In the battle for Asia's soul, which side will win -- security or economics?
The showdown between China and the United States over telecommunications technology is about much more than just security.
The State Department is hard at work integrating economics into U.S. foreign policy.
The Chinese purchase of a Canadian oil company is something U.S. officials should welcome, not fear.
Why yesterday's plan for the economy won't work for tomorrow.
Together, their GDP now nearly equals the United States. But are they really the future of the global economy?
He may not be perfect, but there's never been a better time to be in the prophet of doom business.
A South Korean video is making waves on the Web. But the West is actually late to the party.
Turkey has undeniable economic potential, but there is still a lot of work to do.
Why no one should be surprised that the emerging economic superpower is getting cut back down to size.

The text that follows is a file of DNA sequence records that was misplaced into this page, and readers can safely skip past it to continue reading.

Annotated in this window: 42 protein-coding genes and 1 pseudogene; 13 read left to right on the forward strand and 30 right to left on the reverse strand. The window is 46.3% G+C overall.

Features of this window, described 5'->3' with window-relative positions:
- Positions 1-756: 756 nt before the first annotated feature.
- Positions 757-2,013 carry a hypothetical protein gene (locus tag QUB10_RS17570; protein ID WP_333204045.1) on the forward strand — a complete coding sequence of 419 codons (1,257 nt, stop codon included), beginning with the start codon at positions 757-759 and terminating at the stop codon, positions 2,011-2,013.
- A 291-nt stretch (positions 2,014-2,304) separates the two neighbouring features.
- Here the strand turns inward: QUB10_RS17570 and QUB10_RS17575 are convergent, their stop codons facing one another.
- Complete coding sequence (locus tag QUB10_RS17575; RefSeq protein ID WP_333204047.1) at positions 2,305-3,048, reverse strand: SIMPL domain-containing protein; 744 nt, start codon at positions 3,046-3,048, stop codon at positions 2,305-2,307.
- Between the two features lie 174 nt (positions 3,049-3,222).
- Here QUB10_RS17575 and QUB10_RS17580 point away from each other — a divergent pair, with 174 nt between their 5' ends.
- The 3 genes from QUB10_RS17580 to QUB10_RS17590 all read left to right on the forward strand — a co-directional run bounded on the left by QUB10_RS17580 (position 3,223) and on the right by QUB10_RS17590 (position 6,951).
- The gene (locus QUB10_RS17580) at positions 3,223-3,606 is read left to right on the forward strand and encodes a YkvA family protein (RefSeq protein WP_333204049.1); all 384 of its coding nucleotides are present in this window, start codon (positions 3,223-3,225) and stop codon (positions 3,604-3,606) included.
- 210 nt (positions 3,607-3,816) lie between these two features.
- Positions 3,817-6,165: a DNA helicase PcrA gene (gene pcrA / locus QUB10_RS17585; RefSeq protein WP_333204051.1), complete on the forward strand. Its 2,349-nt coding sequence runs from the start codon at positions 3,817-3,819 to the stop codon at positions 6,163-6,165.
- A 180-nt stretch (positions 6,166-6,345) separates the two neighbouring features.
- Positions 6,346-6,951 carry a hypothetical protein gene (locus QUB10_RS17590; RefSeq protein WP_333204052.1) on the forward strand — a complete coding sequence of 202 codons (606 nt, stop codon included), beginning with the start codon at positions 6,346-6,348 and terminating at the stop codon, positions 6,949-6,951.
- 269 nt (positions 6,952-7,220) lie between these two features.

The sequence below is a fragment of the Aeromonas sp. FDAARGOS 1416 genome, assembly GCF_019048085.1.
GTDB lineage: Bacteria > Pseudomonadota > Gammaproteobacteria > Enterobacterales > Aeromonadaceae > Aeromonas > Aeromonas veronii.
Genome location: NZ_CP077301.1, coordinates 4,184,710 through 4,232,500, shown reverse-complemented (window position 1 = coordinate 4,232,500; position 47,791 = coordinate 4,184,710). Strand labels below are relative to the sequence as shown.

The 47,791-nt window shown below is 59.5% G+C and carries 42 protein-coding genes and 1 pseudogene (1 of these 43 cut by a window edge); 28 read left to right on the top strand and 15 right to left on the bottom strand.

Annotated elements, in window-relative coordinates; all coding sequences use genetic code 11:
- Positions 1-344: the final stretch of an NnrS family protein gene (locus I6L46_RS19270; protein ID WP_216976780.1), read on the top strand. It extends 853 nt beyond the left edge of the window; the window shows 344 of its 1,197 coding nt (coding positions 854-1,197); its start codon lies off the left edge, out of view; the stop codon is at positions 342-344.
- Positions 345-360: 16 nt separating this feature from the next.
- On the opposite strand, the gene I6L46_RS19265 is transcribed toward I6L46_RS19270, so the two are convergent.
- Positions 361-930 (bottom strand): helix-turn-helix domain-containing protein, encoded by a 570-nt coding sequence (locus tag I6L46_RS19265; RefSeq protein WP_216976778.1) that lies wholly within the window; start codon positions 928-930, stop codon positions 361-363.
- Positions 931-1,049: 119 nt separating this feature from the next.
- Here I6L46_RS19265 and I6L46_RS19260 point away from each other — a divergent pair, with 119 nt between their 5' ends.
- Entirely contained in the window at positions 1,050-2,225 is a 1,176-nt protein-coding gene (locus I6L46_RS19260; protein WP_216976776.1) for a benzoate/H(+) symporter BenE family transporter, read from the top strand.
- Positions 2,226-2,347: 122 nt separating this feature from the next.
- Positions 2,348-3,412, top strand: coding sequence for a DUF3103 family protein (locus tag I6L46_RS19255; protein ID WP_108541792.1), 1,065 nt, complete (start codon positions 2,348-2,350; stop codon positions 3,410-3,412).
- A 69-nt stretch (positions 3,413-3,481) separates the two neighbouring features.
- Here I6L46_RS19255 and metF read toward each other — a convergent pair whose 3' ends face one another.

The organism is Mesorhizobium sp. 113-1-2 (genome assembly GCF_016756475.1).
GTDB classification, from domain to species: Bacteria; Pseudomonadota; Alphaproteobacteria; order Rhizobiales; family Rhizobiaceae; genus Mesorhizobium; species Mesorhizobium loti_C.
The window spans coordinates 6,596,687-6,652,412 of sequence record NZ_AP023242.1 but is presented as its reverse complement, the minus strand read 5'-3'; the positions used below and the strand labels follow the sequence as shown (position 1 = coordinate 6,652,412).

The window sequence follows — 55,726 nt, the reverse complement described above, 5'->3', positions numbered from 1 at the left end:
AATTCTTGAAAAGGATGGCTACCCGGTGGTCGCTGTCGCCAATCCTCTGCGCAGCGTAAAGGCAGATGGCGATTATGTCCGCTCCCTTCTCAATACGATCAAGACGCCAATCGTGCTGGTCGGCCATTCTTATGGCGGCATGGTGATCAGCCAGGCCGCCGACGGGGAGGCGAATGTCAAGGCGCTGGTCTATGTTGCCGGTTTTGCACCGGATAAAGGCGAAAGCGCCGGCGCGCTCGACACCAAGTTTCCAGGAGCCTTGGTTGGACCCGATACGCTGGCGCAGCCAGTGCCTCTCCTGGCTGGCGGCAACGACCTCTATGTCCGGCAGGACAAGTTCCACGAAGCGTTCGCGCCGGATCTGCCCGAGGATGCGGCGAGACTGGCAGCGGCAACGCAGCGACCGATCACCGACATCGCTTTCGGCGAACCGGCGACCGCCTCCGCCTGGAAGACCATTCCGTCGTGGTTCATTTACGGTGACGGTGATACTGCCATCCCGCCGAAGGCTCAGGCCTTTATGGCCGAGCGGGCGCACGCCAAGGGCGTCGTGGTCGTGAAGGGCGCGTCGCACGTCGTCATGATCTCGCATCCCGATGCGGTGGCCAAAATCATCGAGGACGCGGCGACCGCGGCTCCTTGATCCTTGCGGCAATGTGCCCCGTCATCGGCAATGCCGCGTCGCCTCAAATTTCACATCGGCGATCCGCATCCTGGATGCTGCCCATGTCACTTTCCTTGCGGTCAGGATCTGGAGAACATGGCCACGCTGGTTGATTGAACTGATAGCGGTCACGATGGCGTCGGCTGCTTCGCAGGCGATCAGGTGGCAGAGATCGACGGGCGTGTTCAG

Why the president's cabinet reshuffle portends a new move toward reform.
Half an hour from Beijing, the potential ground zero of the Chinese real estate meltdown.
Anne-Marie Slaughter is on to something bigger than she realizes.
Relying only on the state to implement democratic reforms in Burma is a fool’s errand. But there’s a better way.
The Justice Department turns up the heat against a resource-rich dictatorship as the State Department helps its leader buff his image.
Sub-Saharan Africa is starting to shed its reputation as an economic laggard. The West should pay attention.
Why is there so much glee over Mark Zuckerberg's IPO woes?
Everyone wants southern Europe's troubled economies to go their own way, except for the people who live there.
Greece is not Lehman Brothers, and the global economy will be just fine if it drops out of the eurozone.
The global tobacco industry is targeting women in emerging markets. Can public policy rise to the challenge?
Egypt may think it struck a blow against Israel by canceling a gas deal between the two countries. But all it really did was shoot itself in the foot.
"The biggest company you never heard of," as Reuters once put it, Glencore does business in dozens of countries on every continent except Antarctica. Here's a snapshot of this global empire -- and some of its murky local alliances.